Qin Xiao, chairman of China’s Merchants Group shares his worries about China:
China, like much of the world, is breathing a sigh of relief that economic disaster has been averted. Better-than-expected macro-economic data are driving growing optimism. But government officials and businessmen should not delude themselves: going back to pre-crisis ways would be a serious mistake.
From a macro point of view, we still have an unbalanced global economy. The US consumes too much and saves too little. China’s problem is the opposite. Despite years of encouragement from government to spend more, many Chinese consumers continue to be more comfortable saving than spending. As Wen Jiabao, the Chinese premier, said just last month at the World Economic Forum in Dalian, China’s economic recovery “is not yet steady, solid and balanced”.
All of us applaud China’s far-reaching stimulus programme. But many in China cling to the belief that the export-led model that has worked so well for 30 years will remain largely untouched after the crisis. The US consumer, after all, has always come back, most recently after the dotcom bubble burst and the terrorist attacks of September 11 2001. But the longer global imbalances persist, the more painful the reckoning. Both China and the US must do more.
China needs to play its part by increasing domestic consumption. In the long term, I am optimistic about China’s consumption growth. The privatisation of large sections of China’s housing market since the late 1990s has contributed to the development of Chinese consumers. The country’s ongoing urbanisation, which is seeing about 20m people a year move from the countryside, will continue to power consumption. However, I am not satisfied with the current process, and China has an urgent need to speed up reform to establish a credible nationwide social safety net.
While consumer prices are mostly under control, asset price bubbles are growing rapidly because of huge liquidity injections by governments around the world. Globally, there does not seem to be an exit strategy in place to drain this liquidity from the system. Certainly, in China, stock and property bubbles are a concern.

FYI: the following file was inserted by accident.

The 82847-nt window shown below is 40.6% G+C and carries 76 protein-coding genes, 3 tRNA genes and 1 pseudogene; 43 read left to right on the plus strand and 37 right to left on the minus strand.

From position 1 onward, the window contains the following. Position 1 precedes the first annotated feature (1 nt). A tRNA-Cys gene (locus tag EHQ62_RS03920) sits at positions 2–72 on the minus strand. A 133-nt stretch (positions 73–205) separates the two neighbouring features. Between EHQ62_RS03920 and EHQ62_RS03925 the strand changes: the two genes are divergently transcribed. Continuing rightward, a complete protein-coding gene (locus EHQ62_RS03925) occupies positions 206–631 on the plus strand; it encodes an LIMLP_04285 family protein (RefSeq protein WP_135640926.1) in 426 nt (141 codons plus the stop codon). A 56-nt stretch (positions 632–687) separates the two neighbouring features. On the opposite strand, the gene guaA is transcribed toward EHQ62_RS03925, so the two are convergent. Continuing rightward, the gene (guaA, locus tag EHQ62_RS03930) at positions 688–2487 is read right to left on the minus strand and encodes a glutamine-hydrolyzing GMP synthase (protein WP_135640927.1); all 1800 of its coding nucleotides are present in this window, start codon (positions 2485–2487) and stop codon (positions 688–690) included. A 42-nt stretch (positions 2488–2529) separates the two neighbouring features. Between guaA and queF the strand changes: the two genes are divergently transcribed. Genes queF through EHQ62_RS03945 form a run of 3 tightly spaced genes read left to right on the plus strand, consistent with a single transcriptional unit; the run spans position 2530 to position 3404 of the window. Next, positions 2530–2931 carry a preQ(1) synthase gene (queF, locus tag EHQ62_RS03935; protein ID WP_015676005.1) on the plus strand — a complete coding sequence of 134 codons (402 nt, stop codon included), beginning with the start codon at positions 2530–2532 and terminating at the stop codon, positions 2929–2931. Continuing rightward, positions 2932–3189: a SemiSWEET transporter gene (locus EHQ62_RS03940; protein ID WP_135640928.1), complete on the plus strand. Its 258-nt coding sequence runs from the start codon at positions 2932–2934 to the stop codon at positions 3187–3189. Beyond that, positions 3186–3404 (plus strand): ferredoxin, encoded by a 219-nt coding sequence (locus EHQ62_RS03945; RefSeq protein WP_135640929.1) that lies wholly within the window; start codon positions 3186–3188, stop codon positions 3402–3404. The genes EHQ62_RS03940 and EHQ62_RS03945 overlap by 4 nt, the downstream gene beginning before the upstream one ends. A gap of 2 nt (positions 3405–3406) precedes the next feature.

While we have avoided the worst recession since the Great Depression, we are probably heading for another asset bubble and more financial turbulence. What can we do? Compared with pouring money into the economy, draining money from the economy is a much tougher job for central banks. The dilemma is this: if we tighten monetary policy, there is a high possibility of a “second dip” next year; and if we continue the loose policy, another asset bubble might be not far away.
I do not believe a quick, steep bounce driven by fiscal fixed investment is a good thing for China. Nor is a moderate slowdown anything to be afraid of. Monetary policy must not neglect asset-price movements. Therefore, it is urgent that China shifts from a loose monetary policy stance to a neutral one.
I am also worried about the role of governments after the crisis. There are some who say that this is a crisis of the market economy. It is not; nor is it a time to turn our backs on markets. There have been failures of regulation and oversight, particularly in the west. In China we are still developing our regulatory system. It is a time to strengthen oversight, improve governance and push for freer and more efficient markets in China and abroad.
However, there is growing concern, especially in China, that the temporary stimulus programme might evolve into permanent government control of the economy. The Chinese government should continue to loosen its grip. Prices, especially of energy but including water and food, need to be freed further. The currency needs to be liberalised. Privatisation needs to move ahead. China needs freer markets, not more state control.
Finally, protectionism is a worry. Recent actions are small in terms of the value of the goods involved. But even imposing symbolic protectionist measures to keep domestic interests happy is a dangerous strategy. Both the US and China must resist domestic pressures to restrict trade or risk igniting a wider trade war. Protectionism poses real threats to the global economy and we must be sensitive to changes in US trade policy, as US policies will largely define the future of globalisation.